No Delight in Death

God is for us and for life. God, after all, “did not make death, and he does not delight in the death of the living.” Death is our enemy, and God has joined with us to battle against it. The Gospel of Mark invites us to see how God is fighting for us through the stories of a Jewish woman and a Jewish girl on the cusp of maturity.

Jairus is a leader in the synagogue and his daughter is near death. He acknowledges Jesus’ power over death by falling at his feet and begging him “repeatedly” to come and heal his child. Jairus had faith that Jesus could heal his daughter and says: “My little daughter is at the point of death. Come and lay your hands on her, so that she may be made well, and live.” Jesus responds to his appeals and follows him.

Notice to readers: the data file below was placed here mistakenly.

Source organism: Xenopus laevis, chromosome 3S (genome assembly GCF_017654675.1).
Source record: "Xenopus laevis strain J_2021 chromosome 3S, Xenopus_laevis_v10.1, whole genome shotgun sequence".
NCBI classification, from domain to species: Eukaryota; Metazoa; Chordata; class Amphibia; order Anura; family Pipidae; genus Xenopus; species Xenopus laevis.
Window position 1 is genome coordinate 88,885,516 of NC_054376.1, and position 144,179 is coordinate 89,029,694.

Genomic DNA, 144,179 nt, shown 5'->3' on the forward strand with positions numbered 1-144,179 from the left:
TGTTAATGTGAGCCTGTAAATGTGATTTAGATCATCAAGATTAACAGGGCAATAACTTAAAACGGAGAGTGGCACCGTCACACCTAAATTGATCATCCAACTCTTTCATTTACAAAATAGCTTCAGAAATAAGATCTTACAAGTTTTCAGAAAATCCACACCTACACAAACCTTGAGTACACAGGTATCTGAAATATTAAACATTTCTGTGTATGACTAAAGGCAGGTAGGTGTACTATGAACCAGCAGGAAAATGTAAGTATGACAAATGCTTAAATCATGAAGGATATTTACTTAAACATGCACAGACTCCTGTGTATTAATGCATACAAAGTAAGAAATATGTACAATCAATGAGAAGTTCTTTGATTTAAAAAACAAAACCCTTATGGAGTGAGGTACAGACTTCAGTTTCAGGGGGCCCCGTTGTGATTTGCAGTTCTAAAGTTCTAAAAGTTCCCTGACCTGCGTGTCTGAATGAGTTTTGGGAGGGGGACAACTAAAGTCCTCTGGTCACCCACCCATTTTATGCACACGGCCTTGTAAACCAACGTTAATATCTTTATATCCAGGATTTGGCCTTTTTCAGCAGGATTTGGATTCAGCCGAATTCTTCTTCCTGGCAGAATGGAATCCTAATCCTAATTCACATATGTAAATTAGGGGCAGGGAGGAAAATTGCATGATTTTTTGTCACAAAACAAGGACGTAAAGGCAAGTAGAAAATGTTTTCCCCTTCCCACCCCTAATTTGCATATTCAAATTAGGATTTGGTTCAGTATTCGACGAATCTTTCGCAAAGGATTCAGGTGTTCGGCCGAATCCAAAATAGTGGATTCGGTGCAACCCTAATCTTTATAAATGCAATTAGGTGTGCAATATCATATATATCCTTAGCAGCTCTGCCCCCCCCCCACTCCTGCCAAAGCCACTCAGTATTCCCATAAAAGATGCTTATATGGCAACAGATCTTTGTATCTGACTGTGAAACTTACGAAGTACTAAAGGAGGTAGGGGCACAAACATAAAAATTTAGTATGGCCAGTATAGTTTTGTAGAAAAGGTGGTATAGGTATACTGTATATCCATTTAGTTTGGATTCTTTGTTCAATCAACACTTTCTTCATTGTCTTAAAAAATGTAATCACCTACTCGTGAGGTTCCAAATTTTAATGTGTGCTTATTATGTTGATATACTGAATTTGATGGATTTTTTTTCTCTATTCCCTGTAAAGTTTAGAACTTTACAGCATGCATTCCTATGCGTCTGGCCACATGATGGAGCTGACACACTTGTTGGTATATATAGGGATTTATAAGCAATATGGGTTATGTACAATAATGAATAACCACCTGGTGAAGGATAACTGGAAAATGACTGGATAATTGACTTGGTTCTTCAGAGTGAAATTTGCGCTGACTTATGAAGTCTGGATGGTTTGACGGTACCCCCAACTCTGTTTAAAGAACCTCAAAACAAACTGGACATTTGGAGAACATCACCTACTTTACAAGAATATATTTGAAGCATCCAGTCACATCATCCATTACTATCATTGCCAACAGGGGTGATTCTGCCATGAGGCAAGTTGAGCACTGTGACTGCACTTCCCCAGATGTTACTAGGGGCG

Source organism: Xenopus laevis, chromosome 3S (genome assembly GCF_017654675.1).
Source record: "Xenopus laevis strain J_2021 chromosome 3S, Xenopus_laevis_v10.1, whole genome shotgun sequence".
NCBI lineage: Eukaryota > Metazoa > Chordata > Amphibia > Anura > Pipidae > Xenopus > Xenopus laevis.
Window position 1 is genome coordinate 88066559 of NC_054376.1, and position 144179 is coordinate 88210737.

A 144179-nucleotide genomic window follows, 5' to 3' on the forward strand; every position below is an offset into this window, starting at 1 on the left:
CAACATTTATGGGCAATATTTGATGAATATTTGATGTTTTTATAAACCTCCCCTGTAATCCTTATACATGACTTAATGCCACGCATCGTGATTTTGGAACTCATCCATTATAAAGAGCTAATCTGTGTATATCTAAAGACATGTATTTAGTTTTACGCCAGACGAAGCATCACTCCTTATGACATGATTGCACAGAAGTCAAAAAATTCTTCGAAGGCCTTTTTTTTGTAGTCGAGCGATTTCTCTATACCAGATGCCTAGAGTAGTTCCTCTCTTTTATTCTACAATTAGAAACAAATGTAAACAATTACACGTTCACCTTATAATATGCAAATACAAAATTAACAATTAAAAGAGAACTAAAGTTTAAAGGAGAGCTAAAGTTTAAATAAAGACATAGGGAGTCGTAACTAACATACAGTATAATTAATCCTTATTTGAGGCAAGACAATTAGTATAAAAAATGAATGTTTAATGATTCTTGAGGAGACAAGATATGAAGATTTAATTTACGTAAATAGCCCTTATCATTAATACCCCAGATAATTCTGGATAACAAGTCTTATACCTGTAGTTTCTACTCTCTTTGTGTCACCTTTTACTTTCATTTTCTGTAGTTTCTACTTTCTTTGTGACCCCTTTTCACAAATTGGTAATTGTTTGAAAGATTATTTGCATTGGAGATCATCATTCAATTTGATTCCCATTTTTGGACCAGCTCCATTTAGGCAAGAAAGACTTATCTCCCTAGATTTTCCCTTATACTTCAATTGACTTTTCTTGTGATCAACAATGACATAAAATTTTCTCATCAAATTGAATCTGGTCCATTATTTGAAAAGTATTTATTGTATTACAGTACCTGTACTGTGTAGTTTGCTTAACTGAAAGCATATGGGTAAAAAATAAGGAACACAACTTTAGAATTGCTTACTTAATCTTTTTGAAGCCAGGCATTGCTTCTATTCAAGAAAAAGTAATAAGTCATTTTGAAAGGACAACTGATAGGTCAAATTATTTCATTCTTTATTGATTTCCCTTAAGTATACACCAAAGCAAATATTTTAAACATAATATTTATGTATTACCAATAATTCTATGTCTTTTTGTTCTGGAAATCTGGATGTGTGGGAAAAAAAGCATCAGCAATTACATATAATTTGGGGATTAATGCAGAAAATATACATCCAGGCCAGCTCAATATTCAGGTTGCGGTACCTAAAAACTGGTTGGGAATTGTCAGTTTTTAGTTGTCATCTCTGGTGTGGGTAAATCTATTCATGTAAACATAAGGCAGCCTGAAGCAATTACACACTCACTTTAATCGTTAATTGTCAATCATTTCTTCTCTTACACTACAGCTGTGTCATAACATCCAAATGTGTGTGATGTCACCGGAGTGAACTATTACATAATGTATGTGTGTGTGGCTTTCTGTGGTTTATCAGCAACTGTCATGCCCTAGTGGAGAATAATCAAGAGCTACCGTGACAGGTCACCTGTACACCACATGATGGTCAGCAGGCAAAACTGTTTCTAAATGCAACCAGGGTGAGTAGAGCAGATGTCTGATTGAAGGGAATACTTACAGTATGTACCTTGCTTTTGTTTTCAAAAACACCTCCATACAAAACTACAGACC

Advertisement

As he is leaving, though, a woman in the crowd waylays him. She “had been suffering from hemorrhages for twelve years.” Like Jairus, she was desperate; and her scene now comes into the foreground, leaving Jairus and his ailing daughter in the background.

Mark uses this technique often in his Gospel. He cuts away from a scene, introduces another scene, and then completes the first scene. Biblical scholars call this a “sandwich technique,” with the two stories offering clues as to how to interpret each in light of the other. The story of Jairus and his daughter is not being abandoned; indeed, the woman with a hemorrhage will help us more fully understand it.